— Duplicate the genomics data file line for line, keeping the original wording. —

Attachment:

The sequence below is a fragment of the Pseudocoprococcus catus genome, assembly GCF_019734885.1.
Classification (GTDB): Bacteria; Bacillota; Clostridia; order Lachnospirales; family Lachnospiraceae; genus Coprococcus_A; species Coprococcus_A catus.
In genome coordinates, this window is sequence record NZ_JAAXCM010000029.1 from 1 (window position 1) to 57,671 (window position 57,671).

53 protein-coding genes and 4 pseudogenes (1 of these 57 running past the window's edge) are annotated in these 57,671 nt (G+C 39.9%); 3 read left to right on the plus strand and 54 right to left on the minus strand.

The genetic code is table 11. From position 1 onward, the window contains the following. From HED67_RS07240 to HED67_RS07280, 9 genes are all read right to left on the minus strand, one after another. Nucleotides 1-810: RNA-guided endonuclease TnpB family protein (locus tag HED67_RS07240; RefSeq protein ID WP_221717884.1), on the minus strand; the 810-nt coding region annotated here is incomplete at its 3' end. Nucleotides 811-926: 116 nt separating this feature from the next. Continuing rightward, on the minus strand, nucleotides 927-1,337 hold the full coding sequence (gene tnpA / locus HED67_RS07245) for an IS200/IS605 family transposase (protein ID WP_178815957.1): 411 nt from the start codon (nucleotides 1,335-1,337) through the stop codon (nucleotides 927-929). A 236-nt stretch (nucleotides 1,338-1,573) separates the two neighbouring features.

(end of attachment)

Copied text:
The sequence below is a fragment of the Pseudocoprococcus catus genome, assembly GCF_019734885.1.
Classification (GTDB): Bacteria; Bacillota; Clostridia; order Lachnospirales; family Lachnospiraceae; genus Coprococcus_A; species Coprococcus_A catus.
In genome coordinates, this window is sequence record NZ_JAAXCM010000029.1 from 1 (window position 1) to 57,671 (window position 57,671).

53 protein-coding genes and 4 pseudogenes (1 of these 57 running past the window's edge) are annotated in these 57,671 nt (G+C 39.9%); 3 read left to right on the plus strand and 54 right to left on the minus strand.

The genetic code is table 11. From position 1 onward, the window contains the following. From HED67_RS07240 to HED67_RS07280, 9 genes are all read right to left on the minus strand, one after another. Nucleotides 1-810: RNA-guided endonuclease TnpB family protein (locus tag HED67_RS07240; RefSeq protein ID WP_221717884.1), on the minus strand; the 810-nt coding region annotated here is incomplete at its 3' end. Nucleotides 811-926: 116 nt separating this feature from the next. Continuing rightward, on the minus strand, nucleotides 927-1,337 hold the full coding sequence (gene tnpA / locus HED67_RS07245) for an IS200/IS605 family transposase (protein ID WP_178815957.1): 411 nt from the start codon (nucleotides 1,335-1,337) through the stop codon (nucleotides 927-929). A 236-nt stretch (nucleotides 1,338-1,573) separates the two neighbouring features.